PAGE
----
from the because-reasons dept
And then we see Canada doing the same thing:
At a moment when American lawmakers are reconsidering the broad surveillance powers assumed by the government after Sept. 11, the lower house of the French Parliament took a long stride in the opposite direction Tuesday, overwhelmingly approving a bill that could give authorities their most intrusive domestic spying abilities ever, with almost no judicial oversight.
The bill, in the works since last year, now goes to the Senate, where it seems likely to pass, having been given new impetus in reaction to the terrorist attacks in and around Paris in January, including at the offices of the satirical newspaper Charlie Hebdo and at a kosher grocery, that left 17 people dead.
Despite widespread protests and concerns about both laws, the governments in both countries are just pushing forward , spreading FUD left and right to try to paper over why they need to absolutely destroy the privacy rights of the public. It appears that governments around the globe are seeing world events as a convenient excuse to ratchet up their own power, while taking away rights from citizens. In both countries, leaders supporting these measures talk about ISIS and "jihadi terrorism" and completely dismiss the complaints about a lack of oversight. However, in both cases, what little oversight there is of the new surveillance capabilities is very much of the rubber stamp variety. First, in France:
Widespread protest and souring public opinion has failed to prevent Canada’s ruling Conservative Party from pushing forward with sweeping anti-terror legislation which a battery of legal scholars, civil liberties groups, opposition politicians and pundits of every persuasion say will replace the country’s healthy democracy with a creeping police state.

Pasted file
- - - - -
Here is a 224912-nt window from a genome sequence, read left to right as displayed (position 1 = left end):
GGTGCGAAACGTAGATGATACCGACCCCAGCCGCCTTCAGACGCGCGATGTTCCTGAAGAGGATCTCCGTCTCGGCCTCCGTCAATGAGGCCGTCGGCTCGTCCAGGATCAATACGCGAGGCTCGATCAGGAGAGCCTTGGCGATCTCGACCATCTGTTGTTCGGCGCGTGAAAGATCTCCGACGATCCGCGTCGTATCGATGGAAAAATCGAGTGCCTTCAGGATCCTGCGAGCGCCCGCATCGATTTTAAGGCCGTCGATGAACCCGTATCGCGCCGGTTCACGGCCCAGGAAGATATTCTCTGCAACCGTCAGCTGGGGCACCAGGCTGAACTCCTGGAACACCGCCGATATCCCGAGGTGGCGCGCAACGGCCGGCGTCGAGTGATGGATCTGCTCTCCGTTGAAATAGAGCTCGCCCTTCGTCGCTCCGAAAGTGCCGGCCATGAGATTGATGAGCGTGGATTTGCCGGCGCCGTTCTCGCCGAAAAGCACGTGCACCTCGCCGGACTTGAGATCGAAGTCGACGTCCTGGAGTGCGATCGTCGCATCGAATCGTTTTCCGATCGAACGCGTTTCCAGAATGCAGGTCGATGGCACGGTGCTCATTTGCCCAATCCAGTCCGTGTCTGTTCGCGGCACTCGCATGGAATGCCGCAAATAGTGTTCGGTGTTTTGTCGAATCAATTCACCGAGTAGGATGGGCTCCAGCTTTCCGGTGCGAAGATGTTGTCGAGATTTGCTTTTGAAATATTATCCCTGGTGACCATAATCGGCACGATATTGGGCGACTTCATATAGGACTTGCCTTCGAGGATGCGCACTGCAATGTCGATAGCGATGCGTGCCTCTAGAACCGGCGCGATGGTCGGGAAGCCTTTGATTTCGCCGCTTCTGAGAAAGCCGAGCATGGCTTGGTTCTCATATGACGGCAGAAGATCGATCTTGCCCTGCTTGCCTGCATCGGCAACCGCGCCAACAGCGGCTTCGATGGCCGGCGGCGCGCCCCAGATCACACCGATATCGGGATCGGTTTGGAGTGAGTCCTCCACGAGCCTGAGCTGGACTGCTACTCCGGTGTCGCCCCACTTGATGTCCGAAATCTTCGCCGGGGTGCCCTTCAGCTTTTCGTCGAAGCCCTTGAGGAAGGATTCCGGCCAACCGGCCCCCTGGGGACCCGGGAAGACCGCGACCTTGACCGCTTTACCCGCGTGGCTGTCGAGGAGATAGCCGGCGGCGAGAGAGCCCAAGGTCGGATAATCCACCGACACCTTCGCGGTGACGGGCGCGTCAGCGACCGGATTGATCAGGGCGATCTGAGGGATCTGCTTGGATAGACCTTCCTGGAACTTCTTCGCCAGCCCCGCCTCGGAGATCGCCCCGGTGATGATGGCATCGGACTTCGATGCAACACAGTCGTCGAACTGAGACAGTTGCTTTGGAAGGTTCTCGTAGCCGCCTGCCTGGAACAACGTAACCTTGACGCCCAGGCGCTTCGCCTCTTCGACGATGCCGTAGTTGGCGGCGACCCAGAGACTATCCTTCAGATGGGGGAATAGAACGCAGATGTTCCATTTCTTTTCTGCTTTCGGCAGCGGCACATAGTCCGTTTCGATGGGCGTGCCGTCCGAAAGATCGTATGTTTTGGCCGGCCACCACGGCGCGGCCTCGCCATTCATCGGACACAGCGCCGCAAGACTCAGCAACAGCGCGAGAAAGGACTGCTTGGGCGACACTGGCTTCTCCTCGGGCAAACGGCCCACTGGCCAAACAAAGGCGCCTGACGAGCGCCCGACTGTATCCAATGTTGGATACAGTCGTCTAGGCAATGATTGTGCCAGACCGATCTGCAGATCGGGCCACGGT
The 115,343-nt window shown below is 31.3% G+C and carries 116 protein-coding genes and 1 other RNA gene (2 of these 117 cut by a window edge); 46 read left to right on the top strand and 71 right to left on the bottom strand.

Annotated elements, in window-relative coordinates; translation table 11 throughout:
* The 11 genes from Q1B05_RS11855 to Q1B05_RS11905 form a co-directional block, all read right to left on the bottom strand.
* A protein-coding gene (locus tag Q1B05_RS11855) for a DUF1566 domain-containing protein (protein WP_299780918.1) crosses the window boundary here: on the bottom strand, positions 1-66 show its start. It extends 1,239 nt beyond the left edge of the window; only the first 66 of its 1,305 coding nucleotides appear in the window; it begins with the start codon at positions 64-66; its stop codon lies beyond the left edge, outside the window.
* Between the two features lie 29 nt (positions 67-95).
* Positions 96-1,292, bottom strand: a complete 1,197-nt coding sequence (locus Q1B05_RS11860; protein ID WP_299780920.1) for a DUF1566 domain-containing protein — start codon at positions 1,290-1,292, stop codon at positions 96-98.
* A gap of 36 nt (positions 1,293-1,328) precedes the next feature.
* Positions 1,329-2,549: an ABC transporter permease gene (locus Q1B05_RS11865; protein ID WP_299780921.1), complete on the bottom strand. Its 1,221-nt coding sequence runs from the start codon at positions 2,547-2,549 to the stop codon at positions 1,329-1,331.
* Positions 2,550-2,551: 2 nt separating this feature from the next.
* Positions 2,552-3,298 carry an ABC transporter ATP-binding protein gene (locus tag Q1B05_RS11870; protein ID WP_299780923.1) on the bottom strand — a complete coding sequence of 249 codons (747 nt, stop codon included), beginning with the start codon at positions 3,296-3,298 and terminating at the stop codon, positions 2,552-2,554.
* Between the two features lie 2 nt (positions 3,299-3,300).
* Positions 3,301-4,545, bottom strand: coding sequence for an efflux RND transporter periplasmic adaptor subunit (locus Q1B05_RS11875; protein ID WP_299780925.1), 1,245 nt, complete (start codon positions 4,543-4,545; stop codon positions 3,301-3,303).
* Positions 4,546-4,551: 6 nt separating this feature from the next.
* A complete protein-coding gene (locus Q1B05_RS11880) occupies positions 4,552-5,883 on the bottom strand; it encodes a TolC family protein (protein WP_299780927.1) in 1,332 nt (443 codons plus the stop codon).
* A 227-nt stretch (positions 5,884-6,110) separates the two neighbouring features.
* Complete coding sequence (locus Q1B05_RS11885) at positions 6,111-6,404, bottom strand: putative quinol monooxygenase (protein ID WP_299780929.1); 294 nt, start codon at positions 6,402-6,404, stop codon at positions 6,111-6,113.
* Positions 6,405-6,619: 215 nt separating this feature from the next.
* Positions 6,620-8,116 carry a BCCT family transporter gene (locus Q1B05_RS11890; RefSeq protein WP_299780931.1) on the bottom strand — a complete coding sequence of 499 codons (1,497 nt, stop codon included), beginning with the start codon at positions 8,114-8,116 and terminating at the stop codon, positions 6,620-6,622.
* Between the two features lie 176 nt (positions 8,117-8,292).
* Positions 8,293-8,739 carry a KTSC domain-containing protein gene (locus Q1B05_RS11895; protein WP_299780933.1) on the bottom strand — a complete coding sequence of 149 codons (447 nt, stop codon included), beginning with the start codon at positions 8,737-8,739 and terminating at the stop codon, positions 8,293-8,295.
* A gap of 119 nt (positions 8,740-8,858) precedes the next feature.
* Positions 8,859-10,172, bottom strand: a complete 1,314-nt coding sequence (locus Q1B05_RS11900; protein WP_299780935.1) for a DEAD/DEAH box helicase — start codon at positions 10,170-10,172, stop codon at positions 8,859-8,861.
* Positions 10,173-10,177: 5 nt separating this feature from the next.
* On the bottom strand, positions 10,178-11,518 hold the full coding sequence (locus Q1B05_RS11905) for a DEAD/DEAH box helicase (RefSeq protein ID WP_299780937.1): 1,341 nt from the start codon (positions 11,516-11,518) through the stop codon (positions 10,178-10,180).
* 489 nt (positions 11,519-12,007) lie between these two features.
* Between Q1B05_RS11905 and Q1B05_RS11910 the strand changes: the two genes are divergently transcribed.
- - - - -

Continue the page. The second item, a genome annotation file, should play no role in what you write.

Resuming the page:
Prime Minister Stephen Harper is looking forward to an easy victory on Tuesday when the House of Commons votes in its final debate on the bill, known as C-51. But lingering public anger over the legislation suggests that his success in dividing his parliamentary opposition may well work against him when Canadians go to the polls for a national election this fall.
The only judicial oversight is a provision that allows the commission to lodge a complaint with the Council of State, but lawyers are dubious that they could be convened on a routine basis. The Council of State functions as a legal adviser to the executive branch of government and a supreme court for matters of administrative law.And then in Canada:
Critics of the legislation say the imminent law gives Canadian spies sweeping new powers to investigate and disrupt broadly defined threats to public safety, with language that makes no distinction between terrorist plots and legitimate political protests and demonstrations. At the same time, it neglects to provide any increased oversight of the country’s vastly empowered chief spy agency, the Canadian Security and Intelligence Service.Whatever happened to countries that respected liberty and freedom?